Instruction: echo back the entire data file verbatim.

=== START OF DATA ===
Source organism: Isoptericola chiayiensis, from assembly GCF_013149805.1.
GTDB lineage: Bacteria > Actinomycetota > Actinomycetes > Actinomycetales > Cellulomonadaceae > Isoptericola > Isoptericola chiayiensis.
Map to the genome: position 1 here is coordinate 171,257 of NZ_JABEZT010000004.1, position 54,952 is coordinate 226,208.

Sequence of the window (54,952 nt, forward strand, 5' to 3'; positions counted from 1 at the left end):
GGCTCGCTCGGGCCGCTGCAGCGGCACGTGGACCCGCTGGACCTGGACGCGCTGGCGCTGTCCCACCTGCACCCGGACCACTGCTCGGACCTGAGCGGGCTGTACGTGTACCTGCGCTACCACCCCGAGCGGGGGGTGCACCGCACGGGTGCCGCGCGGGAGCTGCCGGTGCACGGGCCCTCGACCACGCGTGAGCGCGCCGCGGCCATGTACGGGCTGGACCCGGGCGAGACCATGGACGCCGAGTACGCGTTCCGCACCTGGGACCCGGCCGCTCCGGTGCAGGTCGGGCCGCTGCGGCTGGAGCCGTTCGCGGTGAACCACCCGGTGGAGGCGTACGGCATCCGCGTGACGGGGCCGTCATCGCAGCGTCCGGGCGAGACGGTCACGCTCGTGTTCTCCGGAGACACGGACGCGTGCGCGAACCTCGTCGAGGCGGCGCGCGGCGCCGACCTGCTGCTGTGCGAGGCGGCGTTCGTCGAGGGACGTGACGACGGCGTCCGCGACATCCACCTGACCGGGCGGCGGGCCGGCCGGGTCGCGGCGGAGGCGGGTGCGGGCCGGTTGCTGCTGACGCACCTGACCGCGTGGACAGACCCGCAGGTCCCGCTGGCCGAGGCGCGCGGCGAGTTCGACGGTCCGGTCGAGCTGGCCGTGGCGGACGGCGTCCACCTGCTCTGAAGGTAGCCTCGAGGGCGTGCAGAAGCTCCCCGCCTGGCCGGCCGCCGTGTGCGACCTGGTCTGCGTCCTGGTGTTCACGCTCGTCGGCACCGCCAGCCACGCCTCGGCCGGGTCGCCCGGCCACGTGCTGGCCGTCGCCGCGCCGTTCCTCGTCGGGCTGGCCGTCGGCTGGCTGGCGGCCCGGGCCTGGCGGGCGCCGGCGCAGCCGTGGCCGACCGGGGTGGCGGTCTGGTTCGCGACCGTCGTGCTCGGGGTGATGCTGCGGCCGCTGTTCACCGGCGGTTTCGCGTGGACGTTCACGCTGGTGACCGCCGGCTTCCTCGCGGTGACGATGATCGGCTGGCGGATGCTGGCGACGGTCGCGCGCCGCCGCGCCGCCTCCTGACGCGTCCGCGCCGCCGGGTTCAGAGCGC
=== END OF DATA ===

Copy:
Source organism: Isoptericola chiayiensis, from assembly GCF_013149805.1.
GTDB lineage: Bacteria > Actinomycetota > Actinomycetes > Actinomycetales > Cellulomonadaceae > Isoptericola > Isoptericola chiayiensis.
Map to the genome: position 1 here is coordinate 171,257 of NZ_JABEZT010000004.1, position 54,952 is coordinate 226,208.

Sequence of the window (54,952 nt, forward strand, 5' to 3'; positions counted from 1 at the left end):
GGCTCGCTCGGGCCGCTGCAGCGGCACGTGGACCCGCTGGACCTGGACGCGCTGGCGCTGTCCCACCTGCACCCGGACCACTGCTCGGACCTGAGCGGGCTGTACGTGTACCTGCGCTACCACCCCGAGCGGGGGGTGCACCGCACGGGTGCCGCGCGGGAGCTGCCGGTGCACGGGCCCTCGACCACGCGTGAGCGCGCCGCGGCCATGTACGGGCTGGACCCGGGCGAGACCATGGACGCCGAGTACGCGTTCCGCACCTGGGACCCGGCCGCTCCGGTGCAGGTCGGGCCGCTGCGGCTGGAGCCGTTCGCGGTGAACCACCCGGTGGAGGCGTACGGCATCCGCGTGACGGGGCCGTCATCGCAGCGTCCGGGCGAGACGGTCACGCTCGTGTTCTCCGGAGACACGGACGCGTGCGCGAACCTCGTCGAGGCGGCGCGCGGCGCCGACCTGCTGCTGTGCGAGGCGGCGTTCGTCGAGGGACGTGACGACGGCGTCCGCGACATCCACCTGACCGGGCGGCGGGCCGGCCGGGTCGCGGCGGAGGCGGGTGCGGGCCGGTTGCTGCTGACGCACCTGACCGCGTGGACAGACCCGCAGGTCCCGCTGGCCGAGGCGCGCGGCGAGTTCGACGGTCCGGTCGAGCTGGCCGTGGCGGACGGCGTCCACCTGCTCTGAAGGTAGCCTCGAGGGCGTGCAGAAGCTCCCCGCCTGGCCGGCCGCCGTGTGCGACCTGGTCTGCGTCCTGGTGTTCACGCTCGTCGGCACCGCCAGCCACGCCTCGGCCGGGTCGCCCGGCCACGTGCTGGCCGTCGCCGCGCCGTTCCTCGTCGGGCTGGCCGTCGGCTGGCTGGCGGCCCGGGCCTGGCGGGCGCCGGCGCAGCCGTGGCCGACCGGGGTGGCGGTCTGGTTCGCGACCGTCGTGCTCGGGGTGATGCTGCGGCCGCTGTTCACCGGCGGTTTCGCGTGGACGTTCACGCTGGTGACCGCCGGCTTCCTCGCGGTGACGATGATCGGCTGGCGGATGCTGGCGACGGTCGCGCGCCGCCGCGCCGCCTCCTGACGCGTCCGCGCCGCCGGGTTCAGAGCGC